As democratic nations have wrestled with economic, social and geopolitical upheaval in recent years, the future of liberal democracy has come into question. In countries across the globe, democratic norms and civil liberties have deteriorated, while populists have enjoyed surprising success at the ballot box. Newly democratic nations have struggled, while more-established, once self-assured democracies have stumbled, exposing long-simmering weaknesses in their social fabrics and institutional designs.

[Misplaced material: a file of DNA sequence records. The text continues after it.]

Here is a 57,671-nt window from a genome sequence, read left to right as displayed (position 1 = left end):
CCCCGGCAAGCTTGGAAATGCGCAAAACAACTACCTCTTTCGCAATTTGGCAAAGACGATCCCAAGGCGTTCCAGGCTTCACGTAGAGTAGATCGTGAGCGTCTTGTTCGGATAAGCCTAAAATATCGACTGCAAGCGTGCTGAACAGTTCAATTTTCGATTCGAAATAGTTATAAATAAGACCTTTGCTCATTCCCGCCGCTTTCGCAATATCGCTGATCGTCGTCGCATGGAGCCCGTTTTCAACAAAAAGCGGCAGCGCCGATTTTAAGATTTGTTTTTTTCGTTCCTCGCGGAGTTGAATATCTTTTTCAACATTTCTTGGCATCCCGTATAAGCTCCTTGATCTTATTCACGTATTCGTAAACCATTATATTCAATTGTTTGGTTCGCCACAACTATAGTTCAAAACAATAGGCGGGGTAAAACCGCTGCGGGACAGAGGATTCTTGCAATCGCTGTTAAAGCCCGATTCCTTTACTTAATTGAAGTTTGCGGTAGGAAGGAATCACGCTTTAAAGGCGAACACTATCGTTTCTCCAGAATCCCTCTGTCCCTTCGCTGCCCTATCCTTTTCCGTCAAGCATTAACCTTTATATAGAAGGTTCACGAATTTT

These trends have been well-documented by organizations such as the Economist Intelligence Unit, Freedom House, International IDEA and the Varieties of Democracy project (V-Dem), which measure and track the quality of democracy around the world. Public opinion researchers have also focused on these issues by examining how citizens think about democracy and its alternatives. At Pew Research Center, we've applied a comparative, cross-national lens to explore global trends in attitudes toward political representation and individual rights.